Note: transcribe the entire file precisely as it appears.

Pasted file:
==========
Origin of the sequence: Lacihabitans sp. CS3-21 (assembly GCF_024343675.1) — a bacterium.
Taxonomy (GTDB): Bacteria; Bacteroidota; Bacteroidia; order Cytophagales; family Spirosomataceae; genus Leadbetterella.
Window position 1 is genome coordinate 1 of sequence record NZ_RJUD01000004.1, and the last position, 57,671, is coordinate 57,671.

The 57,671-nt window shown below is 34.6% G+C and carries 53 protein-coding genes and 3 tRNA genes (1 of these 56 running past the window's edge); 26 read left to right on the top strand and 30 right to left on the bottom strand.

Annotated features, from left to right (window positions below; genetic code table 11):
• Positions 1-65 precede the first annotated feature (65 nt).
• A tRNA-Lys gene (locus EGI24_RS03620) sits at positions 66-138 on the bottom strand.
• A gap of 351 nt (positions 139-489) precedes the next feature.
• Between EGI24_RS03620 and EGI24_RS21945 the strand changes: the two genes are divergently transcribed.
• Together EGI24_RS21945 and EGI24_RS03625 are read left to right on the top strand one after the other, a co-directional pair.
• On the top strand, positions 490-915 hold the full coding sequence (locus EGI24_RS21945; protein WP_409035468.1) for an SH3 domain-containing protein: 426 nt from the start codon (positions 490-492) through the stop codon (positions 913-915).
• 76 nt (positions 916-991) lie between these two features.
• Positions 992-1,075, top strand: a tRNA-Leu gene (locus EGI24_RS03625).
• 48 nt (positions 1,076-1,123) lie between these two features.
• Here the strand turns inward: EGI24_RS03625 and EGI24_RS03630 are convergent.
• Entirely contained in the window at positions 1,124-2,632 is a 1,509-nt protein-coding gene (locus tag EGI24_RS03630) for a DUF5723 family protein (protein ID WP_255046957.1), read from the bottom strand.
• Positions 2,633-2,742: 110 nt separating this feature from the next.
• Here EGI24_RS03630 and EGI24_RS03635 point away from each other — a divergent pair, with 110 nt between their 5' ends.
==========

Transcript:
Origin of the sequence: Lacihabitans sp. CS3-21 (assembly GCF_024343675.1) — a bacterium.
Taxonomy (GTDB): Bacteria; Bacteroidota; Bacteroidia; order Cytophagales; family Spirosomataceae; genus Leadbetterella.
Window position 1 is genome coordinate 1 of sequence record NZ_RJUD01000004.1, and the last position, 57,671, is coordinate 57,671.

The 57,671-nt window shown below is 34.6% G+C and carries 53 protein-coding genes and 3 tRNA genes (1 of these 56 running past the window's edge); 26 read left to right on the top strand and 30 right to left on the bottom strand.

Annotated features, from left to right (window positions below; genetic code table 11):
• Positions 1-65 precede the first annotated feature (65 nt).
• A tRNA-Lys gene (locus EGI24_RS03620) sits at positions 66-138 on the bottom strand.
• A gap of 351 nt (positions 139-489) precedes the next feature.
• Between EGI24_RS03620 and EGI24_RS21945 the strand changes: the two genes are divergently transcribed.
• Together EGI24_RS21945 and EGI24_RS03625 are read left to right on the top strand one after the other, a co-directional pair.
• On the top strand, positions 490-915 hold the full coding sequence (locus EGI24_RS21945; protein WP_409035468.1) for an SH3 domain-containing protein: 426 nt from the start codon (positions 490-492) through the stop codon (positions 913-915).
• 76 nt (positions 916-991) lie between these two features.
• Positions 992-1,075, top strand: a tRNA-Leu gene (locus EGI24_RS03625).
• 48 nt (positions 1,076-1,123) lie between these two features.
• Here the strand turns inward: EGI24_RS03625 and EGI24_RS03630 are convergent.
• Entirely contained in the window at positions 1,124-2,632 is a 1,509-nt protein-coding gene (locus tag EGI24_RS03630) for a DUF5723 family protein (protein ID WP_255046957.1), read from the bottom strand.
• Positions 2,633-2,742: 110 nt separating this feature from the next.
• Here EGI24_RS03630 and EGI24_RS03635 point away from each other — a divergent pair, with 110 nt between their 5' ends.